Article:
Sunday, 6 February 2011

Temple conflict sparks border battles

via CAAI

Sunday Feb 06, 2011

Tense ... a Cambodian soldier guards Preah Vihear temple. Photo: AFP

PHNOM PENH: Thai and Cambodian soldiers exchanged fire near an ancient temple on their border yesterday, hours after heavy clashes left a soldier and a civilian dead.

On Friday, a Cambodian soldier died in the skirmishes near the disputed Preah Vihear temple. A Thai soldier was captured yesterday.

A Thai villager was also killed by artillery shelling and five Thai soldiers were injured.

Advertisement: Story continues below Thailand and Cambodia accused each other of starting the fighting, the deadliest since April 2009, as the United States urged ''maximum restraint''.

The area around the 11th-century temple is claimed by both sides. Cambodian Foreign Ministry spokesman Koy Kuong said Phnom Penh planned to complain to the United Nations about what it called the ''Thai invasion''.

Thai soldiers had fired artillery shells 18 to 20 kilometres into Cambodian territory, he said.

But Thai Defence Minister Prawit Wongsuwon played down the significance of the incident, saying: ''We are negotiating now and I am sure that everything will be fine.''

A US State Department spokeswoman said: ''The United States urges both sides to exercise maximum restraint and take all necessary steps to reduce tensions and avoid further conflict.''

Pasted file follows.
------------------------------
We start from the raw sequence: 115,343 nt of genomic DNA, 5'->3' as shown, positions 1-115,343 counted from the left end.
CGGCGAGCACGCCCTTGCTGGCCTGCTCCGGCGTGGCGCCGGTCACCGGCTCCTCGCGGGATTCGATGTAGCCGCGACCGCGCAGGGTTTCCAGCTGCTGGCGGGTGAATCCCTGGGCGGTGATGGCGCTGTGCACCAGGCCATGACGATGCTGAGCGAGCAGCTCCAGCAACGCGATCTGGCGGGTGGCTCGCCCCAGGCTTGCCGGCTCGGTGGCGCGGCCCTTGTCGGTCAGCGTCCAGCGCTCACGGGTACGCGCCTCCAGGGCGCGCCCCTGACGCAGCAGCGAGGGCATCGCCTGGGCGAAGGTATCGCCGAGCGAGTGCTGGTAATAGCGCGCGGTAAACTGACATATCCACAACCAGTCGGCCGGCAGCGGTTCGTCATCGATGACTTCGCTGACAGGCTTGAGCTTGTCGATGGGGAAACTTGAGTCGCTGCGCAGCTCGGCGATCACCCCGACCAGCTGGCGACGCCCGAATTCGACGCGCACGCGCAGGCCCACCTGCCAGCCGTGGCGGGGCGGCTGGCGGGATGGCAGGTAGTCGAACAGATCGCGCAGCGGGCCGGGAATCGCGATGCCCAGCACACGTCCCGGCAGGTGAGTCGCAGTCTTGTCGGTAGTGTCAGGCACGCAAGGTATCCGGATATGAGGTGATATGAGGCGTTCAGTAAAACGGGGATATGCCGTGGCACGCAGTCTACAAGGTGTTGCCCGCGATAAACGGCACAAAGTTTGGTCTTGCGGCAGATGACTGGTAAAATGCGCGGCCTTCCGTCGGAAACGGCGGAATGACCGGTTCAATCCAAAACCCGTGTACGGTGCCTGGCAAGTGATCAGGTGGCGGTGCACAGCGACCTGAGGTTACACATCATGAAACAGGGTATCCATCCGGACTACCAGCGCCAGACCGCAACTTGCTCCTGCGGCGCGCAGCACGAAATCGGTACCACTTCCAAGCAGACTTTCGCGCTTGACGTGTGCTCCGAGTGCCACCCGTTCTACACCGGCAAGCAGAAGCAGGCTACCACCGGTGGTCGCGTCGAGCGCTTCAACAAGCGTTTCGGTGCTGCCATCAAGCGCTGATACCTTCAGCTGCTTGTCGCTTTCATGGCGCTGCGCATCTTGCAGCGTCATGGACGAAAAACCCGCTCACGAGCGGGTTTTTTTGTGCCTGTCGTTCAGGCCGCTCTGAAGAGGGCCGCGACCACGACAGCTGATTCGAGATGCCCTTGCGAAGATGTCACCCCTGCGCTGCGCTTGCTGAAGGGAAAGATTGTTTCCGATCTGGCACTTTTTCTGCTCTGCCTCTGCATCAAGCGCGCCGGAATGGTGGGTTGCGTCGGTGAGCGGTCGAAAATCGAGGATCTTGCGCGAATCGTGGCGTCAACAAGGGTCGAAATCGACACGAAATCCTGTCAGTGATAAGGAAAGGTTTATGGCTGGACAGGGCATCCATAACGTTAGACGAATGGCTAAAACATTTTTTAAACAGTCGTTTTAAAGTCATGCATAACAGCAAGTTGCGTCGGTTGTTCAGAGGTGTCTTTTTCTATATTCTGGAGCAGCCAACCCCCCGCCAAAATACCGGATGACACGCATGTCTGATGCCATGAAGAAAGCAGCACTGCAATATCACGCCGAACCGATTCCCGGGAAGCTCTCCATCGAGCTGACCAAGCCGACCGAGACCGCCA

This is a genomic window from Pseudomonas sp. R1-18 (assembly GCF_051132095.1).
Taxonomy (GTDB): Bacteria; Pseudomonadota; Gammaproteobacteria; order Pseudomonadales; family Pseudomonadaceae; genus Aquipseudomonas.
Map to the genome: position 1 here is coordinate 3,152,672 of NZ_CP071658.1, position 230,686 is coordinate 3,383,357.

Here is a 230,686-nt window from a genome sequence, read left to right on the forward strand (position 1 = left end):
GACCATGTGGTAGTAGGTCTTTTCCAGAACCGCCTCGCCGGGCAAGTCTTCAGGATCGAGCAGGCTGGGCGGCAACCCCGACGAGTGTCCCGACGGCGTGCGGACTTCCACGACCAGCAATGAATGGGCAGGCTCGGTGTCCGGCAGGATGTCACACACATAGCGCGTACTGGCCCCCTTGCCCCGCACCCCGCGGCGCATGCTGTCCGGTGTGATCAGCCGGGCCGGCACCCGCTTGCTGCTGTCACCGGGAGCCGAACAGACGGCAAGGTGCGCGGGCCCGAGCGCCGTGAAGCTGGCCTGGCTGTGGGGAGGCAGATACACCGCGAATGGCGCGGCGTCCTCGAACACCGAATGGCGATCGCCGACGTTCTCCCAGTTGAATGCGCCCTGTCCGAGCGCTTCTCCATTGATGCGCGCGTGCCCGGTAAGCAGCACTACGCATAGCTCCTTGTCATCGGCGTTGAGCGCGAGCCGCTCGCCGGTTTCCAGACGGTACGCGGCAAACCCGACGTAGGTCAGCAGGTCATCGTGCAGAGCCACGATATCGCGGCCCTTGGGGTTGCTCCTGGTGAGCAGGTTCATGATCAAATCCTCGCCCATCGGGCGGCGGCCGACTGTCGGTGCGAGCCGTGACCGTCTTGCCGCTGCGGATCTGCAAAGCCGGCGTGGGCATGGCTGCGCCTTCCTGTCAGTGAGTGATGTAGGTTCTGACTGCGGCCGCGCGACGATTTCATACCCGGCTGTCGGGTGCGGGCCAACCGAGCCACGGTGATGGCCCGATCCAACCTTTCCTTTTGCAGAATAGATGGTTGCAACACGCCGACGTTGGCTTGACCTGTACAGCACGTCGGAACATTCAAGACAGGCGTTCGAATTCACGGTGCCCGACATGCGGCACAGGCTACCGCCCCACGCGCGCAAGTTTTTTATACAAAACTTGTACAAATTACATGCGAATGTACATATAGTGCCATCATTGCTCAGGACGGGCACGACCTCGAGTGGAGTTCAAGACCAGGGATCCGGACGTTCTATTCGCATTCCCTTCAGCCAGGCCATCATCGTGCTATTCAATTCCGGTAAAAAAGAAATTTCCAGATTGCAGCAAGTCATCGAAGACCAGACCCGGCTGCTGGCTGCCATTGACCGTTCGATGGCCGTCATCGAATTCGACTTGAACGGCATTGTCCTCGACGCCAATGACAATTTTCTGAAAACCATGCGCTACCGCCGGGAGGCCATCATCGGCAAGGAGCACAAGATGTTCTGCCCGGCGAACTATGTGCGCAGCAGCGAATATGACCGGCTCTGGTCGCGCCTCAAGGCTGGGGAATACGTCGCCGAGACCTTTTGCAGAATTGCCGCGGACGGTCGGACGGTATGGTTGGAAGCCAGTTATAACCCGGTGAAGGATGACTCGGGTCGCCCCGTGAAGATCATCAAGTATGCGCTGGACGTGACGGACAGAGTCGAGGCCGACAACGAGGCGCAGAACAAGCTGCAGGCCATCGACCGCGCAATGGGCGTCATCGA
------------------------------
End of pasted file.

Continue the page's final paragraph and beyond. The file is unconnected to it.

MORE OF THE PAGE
A Thai army official at the border said fighting broke out on Friday at Phu Makuea, near the temple. Residents of villages along both sides of the border were evacuated, officials said.

Ties between the countries have been strained since July 2008 by a series of deadly border clashes over land surrounding the temple after its UN World Heritage listing.

Thailand and Cambodia have both been talking tough on the border issue, which some observers say serves nationalist goals at home on both sides.

The International Court of Justice ruled in 1962 that Preah Vihear itself belonged to Cambodia, although its main entrance lies in Thailand. The boundary through the surrounding grounds remains in dispute.

The Thai-Cambodia border has never been fully demarcated, partly because it is littered with landmines from decades of war in Cambodia.

Another border spat has focused on the Keo Sikha Kiri Svara pagoda, which is built in the disputed area.

Thailand demanded last Monday that Cambodia remove its flag from the pagoda, which it said was ''situated on Thai territory'' - a claim Cambodia vehemently rejects.

The fighting erupted just hours after Thai Foreign Minister Kasit Piromya held talks with his counterpart in Cambodia.

Tension has worsened since the arrest of seven Thai nationals for illegal entry into Cambodia in late December. Five were given suspended sentences but nationalist activist Veera Somkwamkid and his secretary were sentenced to jail for spying, angering Thai nationalists.

No comments: